If so or not, what does it say about the organization? She mentions an apology in the author’s notes, but is this really the extent of it? Did she not have any conscience about the matter for a book she took quite some time to write? Or was it more an ignoring of sorts? And maybe the organization’s secret cover makes them just as guilty in the situation, but does this type of situation make an example of where you ask if two wrongs make a right? Also it seems that they did not try to make their English teaching consistent. Accents, colloquialism. I can’t imagine how this organization she worked with felt nonetheless. Probably betrayal. I could go on, but I’ll stop here.
I loved that it was very personal. At times though, I felt she was two people writing this book. Not only in storyline because there were bits of contradiction and some hypocrisy, but the style. Not so much in a layer a story with writing type of way but more or less made me wonder again, what story did she exactly want to tell? I don’t think that was defined in her mind or her writing contract. Again, who was her audience? As it became more personal, I was hoping for personal diary entries to read. Maybe real excerpts from her lover’s emails/texts. I felt that this would have made the narrative even stronger especially because she had to hide the thumb drive that contained them. I would have liked to have seen how she took notes.
I really liked some of her tell it like it is style when she tells on herself. Yet it was also the writing also seemed to have an identity crisis. Sometimes it came across as personal essay, the inclusion of the personal love story in the way it unfolded, but without much deeper substance other than longing. There was some adult-like, emotional themes, but they were less reminiscent, so overall I felt like in that absence, perhaps it was geared toward a younger audience. Maybe because it was the way the lover bits came out and the lack of self-reflection and lover’s quirks, cherishes, and building of memories that I would expect most adults to be comfortable with sharing, especially when forming adult relationships with other people, like Katie.
There was a dramatic tone to it. Mostly the countryside descriptions where it feels like she is searching for a real life North Korean experience/encounter at an interment camp among her elite teaching position. Or perhaps some remote village experience that would feed her soul and justify her other expectations in being there. These things didn’t really materialize for her on a larger scale, but I saw the reaching for them and mystery in knowing in such a shrouded country as an idea, which felt quite powerful.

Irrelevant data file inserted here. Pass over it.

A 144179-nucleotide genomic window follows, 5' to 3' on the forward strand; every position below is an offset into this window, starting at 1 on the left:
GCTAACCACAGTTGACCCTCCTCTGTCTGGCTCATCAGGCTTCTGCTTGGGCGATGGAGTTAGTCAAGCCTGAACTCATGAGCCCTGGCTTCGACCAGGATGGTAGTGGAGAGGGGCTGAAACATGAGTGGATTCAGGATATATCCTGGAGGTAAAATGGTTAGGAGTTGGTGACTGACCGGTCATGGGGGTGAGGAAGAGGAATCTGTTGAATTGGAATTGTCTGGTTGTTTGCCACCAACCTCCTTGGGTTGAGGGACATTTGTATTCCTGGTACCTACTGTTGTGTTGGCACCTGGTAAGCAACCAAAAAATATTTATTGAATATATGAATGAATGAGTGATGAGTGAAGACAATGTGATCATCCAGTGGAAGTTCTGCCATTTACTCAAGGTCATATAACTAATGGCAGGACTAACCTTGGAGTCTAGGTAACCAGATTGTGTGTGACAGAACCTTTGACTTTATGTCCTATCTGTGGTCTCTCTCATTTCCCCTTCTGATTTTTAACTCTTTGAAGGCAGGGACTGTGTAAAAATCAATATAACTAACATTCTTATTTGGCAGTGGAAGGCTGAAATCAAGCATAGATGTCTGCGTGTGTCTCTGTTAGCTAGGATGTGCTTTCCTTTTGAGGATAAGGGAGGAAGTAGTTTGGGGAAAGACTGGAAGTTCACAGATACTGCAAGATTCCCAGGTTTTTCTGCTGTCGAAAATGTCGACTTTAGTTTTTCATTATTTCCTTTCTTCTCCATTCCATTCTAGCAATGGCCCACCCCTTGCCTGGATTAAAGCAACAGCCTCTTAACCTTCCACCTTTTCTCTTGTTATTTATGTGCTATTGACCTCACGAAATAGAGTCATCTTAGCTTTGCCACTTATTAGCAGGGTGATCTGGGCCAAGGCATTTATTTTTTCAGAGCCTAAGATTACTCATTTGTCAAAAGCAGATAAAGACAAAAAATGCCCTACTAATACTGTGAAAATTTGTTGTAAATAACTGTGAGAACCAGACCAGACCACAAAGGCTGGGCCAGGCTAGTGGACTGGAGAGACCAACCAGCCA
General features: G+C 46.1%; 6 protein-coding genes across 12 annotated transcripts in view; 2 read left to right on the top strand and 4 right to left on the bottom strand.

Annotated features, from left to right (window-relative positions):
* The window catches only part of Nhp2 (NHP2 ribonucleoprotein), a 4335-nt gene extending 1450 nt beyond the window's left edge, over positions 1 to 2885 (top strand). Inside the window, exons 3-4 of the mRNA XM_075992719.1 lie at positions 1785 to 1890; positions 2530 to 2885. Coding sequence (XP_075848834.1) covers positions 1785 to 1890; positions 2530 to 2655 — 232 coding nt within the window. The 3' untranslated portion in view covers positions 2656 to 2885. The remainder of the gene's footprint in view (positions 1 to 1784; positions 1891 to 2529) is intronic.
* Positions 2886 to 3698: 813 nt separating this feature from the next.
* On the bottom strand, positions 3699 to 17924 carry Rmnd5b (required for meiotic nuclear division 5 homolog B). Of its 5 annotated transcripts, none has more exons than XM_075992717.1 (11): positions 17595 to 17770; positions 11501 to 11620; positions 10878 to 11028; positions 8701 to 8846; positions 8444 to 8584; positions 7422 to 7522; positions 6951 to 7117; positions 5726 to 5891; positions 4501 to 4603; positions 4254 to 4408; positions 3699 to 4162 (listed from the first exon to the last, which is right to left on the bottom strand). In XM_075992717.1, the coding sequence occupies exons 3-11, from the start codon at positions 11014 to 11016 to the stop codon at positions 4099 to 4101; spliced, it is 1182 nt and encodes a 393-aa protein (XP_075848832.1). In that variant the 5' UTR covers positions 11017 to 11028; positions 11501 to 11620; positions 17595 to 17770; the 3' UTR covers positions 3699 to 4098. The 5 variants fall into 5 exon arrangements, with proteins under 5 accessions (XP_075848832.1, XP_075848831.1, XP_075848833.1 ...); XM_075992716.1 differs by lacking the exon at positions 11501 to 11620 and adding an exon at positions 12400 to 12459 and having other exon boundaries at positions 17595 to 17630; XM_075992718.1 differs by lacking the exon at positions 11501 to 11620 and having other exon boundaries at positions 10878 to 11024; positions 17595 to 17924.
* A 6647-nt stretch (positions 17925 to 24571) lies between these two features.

Part of the tense change I thought was going to be a meaningful tool as she uses present tense, but it wasn’t consistently used during the most thrilling of situations. There is also 2nd person POV that I thought was meant to be impactful. Also 3rd POV that I viewed as her detachment to the situation, but again it wasn’t consistent, so maybe it should go into category of oversight from author and copy editor?
There are timeline jumps that force the reader into context and scenarios that are less connected. Some of them make sense and were golden, but certain passages disrupted the flow. Context is needed as a warm up for situations to come so I can see how there would be jumps. But comes back again to choosing story approach as memoir or journalistic, deciding which topics or timelines warrants either personal experience or historical background.
I would be curious to read more from this author. More of a memoir part 2, lessons learned, and if her outlook on previous situations and North Korea has changed over time. Perhaps that would be more like an autobiography at some point. It was definitely a book I was glad I read. It’s a book that sparks interesting conversation.